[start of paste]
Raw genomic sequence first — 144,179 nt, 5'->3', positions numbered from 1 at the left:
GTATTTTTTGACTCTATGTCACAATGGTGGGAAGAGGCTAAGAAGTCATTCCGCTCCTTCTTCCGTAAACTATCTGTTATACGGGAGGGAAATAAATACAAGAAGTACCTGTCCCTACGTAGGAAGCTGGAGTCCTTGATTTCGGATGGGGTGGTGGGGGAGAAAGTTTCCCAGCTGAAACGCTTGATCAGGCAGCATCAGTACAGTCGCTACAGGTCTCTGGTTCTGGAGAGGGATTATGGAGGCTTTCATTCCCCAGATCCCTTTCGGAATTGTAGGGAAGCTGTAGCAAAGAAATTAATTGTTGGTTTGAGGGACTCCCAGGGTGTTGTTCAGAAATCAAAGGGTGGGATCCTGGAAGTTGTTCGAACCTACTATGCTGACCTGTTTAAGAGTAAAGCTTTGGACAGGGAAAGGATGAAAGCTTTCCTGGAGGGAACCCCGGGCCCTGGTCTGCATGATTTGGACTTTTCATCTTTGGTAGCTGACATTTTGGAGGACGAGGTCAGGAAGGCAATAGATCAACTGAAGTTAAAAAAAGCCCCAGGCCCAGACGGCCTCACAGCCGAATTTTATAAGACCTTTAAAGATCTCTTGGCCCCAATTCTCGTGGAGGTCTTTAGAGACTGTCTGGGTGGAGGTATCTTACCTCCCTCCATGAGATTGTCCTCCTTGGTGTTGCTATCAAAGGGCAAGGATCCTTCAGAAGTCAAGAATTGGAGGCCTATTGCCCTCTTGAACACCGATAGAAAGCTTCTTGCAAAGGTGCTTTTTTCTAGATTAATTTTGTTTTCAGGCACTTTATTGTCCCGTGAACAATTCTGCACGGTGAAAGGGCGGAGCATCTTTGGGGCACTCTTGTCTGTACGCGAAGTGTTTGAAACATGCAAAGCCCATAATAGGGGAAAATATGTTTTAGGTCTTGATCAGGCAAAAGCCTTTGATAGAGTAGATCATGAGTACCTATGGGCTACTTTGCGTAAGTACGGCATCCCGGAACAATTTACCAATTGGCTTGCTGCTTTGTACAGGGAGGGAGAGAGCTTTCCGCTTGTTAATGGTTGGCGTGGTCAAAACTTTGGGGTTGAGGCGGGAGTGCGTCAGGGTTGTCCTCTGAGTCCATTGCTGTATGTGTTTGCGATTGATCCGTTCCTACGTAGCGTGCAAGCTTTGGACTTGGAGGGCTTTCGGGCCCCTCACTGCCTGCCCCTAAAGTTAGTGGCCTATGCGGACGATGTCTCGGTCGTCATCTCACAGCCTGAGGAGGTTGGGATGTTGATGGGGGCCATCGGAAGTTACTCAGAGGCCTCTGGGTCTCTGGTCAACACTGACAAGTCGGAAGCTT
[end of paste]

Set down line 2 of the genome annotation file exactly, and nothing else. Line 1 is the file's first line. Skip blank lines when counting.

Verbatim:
GTATTTTTTGACTCTATGTCACAATGGTGGGAAGAGGCTAAGAAGTCATTCCGCTCCTTCTTCCGTAAACTATCTGTTATACGGGAGGGAAATAAATACAAGAAGTACCTGTCCCTACGTAGGAAGCTGGAGTCCTTGATTTCGGATGGGGTGGTGGGGGAGAAAGTTTCCCAGCTGAAACGCTTGATCAGGCAGCATCAGTACAGTCGCTACAGGTCTCTGGTTCTGGAGAGGGATTATGGAGGCTTTCATTCCCCAGATCCCTTTCGGAATTGTAGGGAAGCTGTAGCAAAGAAATTAATTGTTGGTTTGAGGGACTCCCAGGGTGTTGTTCAGAAATCAAAGGGTGGGATCCTGGAAGTTGTTCGAACCTACTATGCTGACCTGTTTAAGAGTAAAGCTTTGGACAGGGAAAGGATGAAAGCTTTCCTGGAGGGAACCCCGGGCCCTGGTCTGCATGATTTGGACTTTTCATCTTTGGTAGCTGACATTTTGGAGGACGAGGTCAGGAAGGCAATAGATCAACTGAAGTTAAAAAAAGCCCCAGGCCCAGACGGCCTCACAGCCGAATTTTATAAGACCTTTAAAGATCTCTTGGCCCCAATTCTCGTGGAGGTCTTTAGAGACTGTCTGGGTGGAGGTATCTTACCTCCCTCCATGAGATTGTCCTCCTTGGTGTTGCTATCAAAGGGCAAGGATCCTTCAGAAGTCAAGAATTGGAGGCCTATTGCCCTCTTGAACACCGATAGAAAGCTTCTTGCAAAGGTGCTTTTTTCTAGATTAATTTTGTTTTCAGGCACTTTATTGTCCCGTGAACAATTCTGCACGGTGAAAGGGCGGAGCATCTTTGGGGCACTCTTGTCTGTACGCGAAGTGTTTGAAACATGCAAAGCCCATAATAGGGGAAAATATGTTTTAGGTCTTGATCAGGCAAAAGCCTTTGATAGAGTAGATCATGAGTACCTATGGGCTACTTTGCGTAAGTACGGCATCCCGGAACAATTTACCAATTGGCTTGCTGCTTTGTACAGGGAGGGAGAGAGCTTTCCGCTTGTTAATGGTTGGCGTGGTCAAAACTTTGGGGTTGAGGCGGGAGTGCGTCAGGGTTGTCCTCTGAGTCCATTGCTGTATGTGTTTGCGATTGATCCGTTCCTACGTAGCGTGCAAGCTTTGGACTTGGAGGGCTTTCGGGCCCCTCACTGCCTGCCCCTAAAGTTAGTGGCCTATGCGGACGATGTCTCGGTCGTCATCTCACAGCCTGAGGAGGTTGGGATGTTGATGGGGGCCATCGGAAGTTACTCAGAGGCCTCTGGGTCTCTGGTCAACACTGACAAGTCGGAAGCTT